In exploring the damaging effects of power, Mr. Useem seems mostly interested in business leaders, and in ways in which they can remain effective despite power’s corrosive influence on them. My focus in this series of posts is somewhat different: it is on political power, and what can be done to control it. That politicians might become less effective over time does not particularly bother me. If anything, the possibility that “[o]nce we have power, we lose some of the capacities we needed to gain it in the first place” seems reassuring ― provided that the ineffective politicians can be dispensed with.
I once again conclude, then, with a reminder of the importance of constitutional mechanisms to limit the amount of harm a brain-damaged politician can inflict on us. Separation of powers, federalism, and protections for individual rights limit the amount of power a politician can wield to begin with ― and perhaps even limit the amount of damage his or her brain will come to sustain. The Rule of Law provides further restraints on the manner in which power, even when it exists, can be exercised. And democracy provides the essential mechanism by which the politician who has overstayed his welcome ― for example because his or her brain has turned to power-corrupted mush ― can be thrown out of office.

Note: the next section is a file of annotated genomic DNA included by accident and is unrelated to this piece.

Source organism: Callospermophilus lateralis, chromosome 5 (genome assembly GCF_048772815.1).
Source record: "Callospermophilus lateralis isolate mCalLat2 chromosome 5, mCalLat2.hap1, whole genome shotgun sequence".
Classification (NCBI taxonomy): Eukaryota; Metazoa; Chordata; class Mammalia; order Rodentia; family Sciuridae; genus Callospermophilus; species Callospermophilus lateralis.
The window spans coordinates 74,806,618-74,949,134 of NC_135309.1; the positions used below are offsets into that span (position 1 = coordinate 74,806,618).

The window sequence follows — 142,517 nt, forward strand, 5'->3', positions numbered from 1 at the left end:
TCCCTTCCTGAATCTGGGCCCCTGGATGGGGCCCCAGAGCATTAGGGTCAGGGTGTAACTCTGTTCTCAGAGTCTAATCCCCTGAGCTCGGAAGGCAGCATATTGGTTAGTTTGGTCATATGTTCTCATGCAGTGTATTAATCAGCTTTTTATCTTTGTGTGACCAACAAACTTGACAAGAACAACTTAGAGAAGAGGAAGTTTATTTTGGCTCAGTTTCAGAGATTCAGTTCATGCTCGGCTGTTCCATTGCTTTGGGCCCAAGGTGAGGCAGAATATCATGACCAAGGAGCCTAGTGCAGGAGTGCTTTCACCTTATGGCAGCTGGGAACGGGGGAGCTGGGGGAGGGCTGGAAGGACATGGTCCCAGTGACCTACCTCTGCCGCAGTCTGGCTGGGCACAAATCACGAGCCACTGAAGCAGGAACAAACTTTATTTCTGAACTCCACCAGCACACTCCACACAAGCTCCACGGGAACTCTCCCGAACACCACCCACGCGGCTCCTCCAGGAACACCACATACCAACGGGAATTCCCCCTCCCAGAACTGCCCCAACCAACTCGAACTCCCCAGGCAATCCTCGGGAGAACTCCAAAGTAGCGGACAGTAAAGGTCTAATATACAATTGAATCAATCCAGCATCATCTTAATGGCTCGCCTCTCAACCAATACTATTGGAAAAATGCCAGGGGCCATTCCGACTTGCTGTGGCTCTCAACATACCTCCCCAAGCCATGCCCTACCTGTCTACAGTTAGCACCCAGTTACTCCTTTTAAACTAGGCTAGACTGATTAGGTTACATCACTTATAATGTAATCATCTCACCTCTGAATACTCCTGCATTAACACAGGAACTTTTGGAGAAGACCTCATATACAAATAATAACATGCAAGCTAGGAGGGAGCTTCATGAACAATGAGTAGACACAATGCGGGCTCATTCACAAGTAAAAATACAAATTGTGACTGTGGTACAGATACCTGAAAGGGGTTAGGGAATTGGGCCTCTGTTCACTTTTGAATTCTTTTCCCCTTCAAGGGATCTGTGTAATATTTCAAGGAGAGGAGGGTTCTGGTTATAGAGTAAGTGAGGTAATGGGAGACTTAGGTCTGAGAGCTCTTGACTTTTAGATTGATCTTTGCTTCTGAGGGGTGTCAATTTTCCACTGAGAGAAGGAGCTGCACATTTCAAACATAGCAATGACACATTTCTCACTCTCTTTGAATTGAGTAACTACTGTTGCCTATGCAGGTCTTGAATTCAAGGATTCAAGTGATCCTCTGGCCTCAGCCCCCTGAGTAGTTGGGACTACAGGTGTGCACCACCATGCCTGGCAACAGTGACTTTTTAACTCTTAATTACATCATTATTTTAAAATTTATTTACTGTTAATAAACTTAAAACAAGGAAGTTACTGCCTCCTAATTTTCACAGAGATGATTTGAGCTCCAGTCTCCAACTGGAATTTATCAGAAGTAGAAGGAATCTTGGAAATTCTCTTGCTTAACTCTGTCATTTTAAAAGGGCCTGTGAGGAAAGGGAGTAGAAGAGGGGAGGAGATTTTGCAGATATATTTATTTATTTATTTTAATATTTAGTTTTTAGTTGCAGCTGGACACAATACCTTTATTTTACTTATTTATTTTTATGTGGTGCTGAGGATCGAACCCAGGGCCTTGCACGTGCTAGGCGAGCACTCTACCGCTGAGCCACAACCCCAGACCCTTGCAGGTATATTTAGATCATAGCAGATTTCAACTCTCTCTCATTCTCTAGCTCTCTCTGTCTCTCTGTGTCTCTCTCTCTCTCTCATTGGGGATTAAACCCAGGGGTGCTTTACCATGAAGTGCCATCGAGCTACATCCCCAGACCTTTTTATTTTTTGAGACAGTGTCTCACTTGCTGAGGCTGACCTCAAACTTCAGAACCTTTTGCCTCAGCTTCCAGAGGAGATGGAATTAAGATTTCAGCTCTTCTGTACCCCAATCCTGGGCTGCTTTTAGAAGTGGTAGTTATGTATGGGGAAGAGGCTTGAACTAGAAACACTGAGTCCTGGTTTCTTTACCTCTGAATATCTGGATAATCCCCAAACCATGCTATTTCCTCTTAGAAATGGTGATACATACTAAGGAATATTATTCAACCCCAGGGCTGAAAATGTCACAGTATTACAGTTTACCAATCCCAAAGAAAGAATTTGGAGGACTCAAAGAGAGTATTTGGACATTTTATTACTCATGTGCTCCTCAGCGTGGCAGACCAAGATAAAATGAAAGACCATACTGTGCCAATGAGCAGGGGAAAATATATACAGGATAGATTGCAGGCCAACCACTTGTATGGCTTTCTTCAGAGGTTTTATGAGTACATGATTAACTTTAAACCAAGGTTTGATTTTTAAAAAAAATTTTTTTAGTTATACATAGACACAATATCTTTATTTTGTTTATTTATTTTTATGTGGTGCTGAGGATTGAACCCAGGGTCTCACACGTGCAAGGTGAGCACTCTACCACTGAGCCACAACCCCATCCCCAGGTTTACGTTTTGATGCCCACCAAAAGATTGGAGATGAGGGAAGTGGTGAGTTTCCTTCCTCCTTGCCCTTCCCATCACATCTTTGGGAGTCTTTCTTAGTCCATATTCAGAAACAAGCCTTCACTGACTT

To be sure, no constitutional device is fool- or Caesar-proof. For the ultimate, democratic safeguard against the corrupting effects of power to work, voters must be willing to invoke it ― and we should probably harbour no great illusions on that score. But constitutional and democratic safeguards are all we have ― and they are, after all, better than nothing.
3 thoughts on “How Power Corrupts V”
The final part of your post (“hooray for the constitution because it limits power!”) works only to the extent the constitution is about limiting power. I don’t think that is how the legal academy (and to a lesser extent, the contemporary Supreme Court of Canada) sees the rights provisions of the 1982 constitution. The Charter is seen not so much a limit on legislative and executive authority as a grant of power to the judiciary to make decisions not limited by the ignorance and prejudices of the electorate.
That ignorance and those prejudices are real, as a massive political science literature demonstrates. But the trouble is that the judiciary (or at least the final court of appeal) do not face the constraints politicians face. And, on the other hand, they are increasingly disinclined to believe that the text or even their own precedent is constraining. Nor do Canadian courts take standing limits or evidentiary rules particularly seriously in constitutional cases. So where are the binding constraints? All things considered, I would say they have handled this power pretty wisely so far, but the literature you are referring to is concerning.
Thomas Hobbes might disagree! However we are now the wiser. Although there is definitely no ‘perfect’ device to check power, I tend to agree with the statement that constitutional devices (even weaker ones such as conventions) are necessary. There appears a need for a difficult balance to be struck between true democratic governance in a system adhering to parliamentary sovereignty, and one with a written constitutional framework protecting against the tyranny of the majority.